Biotechnology Letters

, Volume 36, Issue 5, pp 1113–1124 | Cite as

Acute mechanical overload increases IGF-I and MMP-9 mRNA in 3D tissue-engineered skeletal muscle

  • D. J. Player
  • N. R. W. Martin
  • S. L. Passey
  • A. P. Sharples
  • V. Mudera
  • M. P. LewisEmail author
Original Research Paper


Skeletal muscle (SkM) is a tissue that responds to mechanical load following both physiological (exercise) or pathophysiological (bed rest) conditions. The heterogeneity of human samples and the experimental and ethical limitations of animal studies provide a rationale for the study of SkM plasticity in vitro. Many current in vitro approaches of mechanical loading of SkM disregard the three-dimensional (3D) structure in vivo. Tissue engineered 3D SkM, that displays highly aligned and differentiated myotubes, was used to investigate mechano-regulated gene transcription of genes implicated in hypertrophy/atrophy. Static loading (STL) and ramp loading (RPL) at 10 % strain for 60 min were used as mechano-stimulation with constructs sampled immediately for RNA extraction. STL increased IGF-I mRNA compared to both RPL and CON (control, p = 0.003 and 0.011 respectively) whilst MMP-9 mRNA increased in STL and RPL compared to CON (both p < 0.05). IGFBP-2 mRNA was differentially regulated in RPL and STL compared to CON (p = 0.057), whilst a reduction in IGFBP-5 mRNA was found for STL and RPL compared to CON (both p < 0.05). There was no effect in the expression of putative atrophic genes, myostatin, MuRF-1 and MAFBx (all p > 0.05). These data demonstrate a transcriptional signature associated with SkM hypertrophy within a tissue-engineered model that more greatly recapitulates the in vivo SkM structure compared previously published studies.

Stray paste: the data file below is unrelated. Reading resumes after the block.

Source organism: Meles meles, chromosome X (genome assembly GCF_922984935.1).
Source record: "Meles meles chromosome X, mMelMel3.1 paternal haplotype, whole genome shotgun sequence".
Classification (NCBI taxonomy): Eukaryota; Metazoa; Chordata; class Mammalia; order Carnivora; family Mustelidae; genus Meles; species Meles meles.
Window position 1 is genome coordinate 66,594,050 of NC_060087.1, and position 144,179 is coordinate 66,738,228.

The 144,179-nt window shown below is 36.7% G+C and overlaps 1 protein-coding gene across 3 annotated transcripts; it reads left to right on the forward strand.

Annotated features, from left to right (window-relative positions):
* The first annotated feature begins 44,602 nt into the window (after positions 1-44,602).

Mechanical load Hypertrophy Myotubes Insulin-like growth factor binding proteins Tissue engineering 

Supplementary material

10529_2014_1464_MOESM1_ESM.docx (13 kb)
Supplementary material 1 (DOCX 13 kb)


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Copyright information

© Springer Science+Business Media Dordrecht 2014

Authors and Affiliations

  • D. J. Player
    • 1
  • N. R. W. Martin
    • 1
  • S. L. Passey
    • 1
    • 4
  • A. P. Sharples
    • 2
    • 1
  • V. Mudera
    • 3
  • M. P. Lewis
    • 1
    Email author
  1. 1.Musculoskeletal Biology Research Group, School of Sport, Exercise and Health SciencesLoughborough UniversityLeicestershireUK
  2. 2.Stem Cells, Ageing and Molecular Physiology (SCAMP) Unit, Research Institute for Sport and Exercise Sciences (RISES), School of Sport and Exercise SciencesLiverpool John Moores UniversityLiverpoolUK
  3. 3.Division of Surgery and Interventional SciencesUCL Institute of Orthopaedics and Musculoskeletal ScienceStanmoreUK
  4. 4.Department of PharmacologyUniversity of MelbourneMelbourneAustralia

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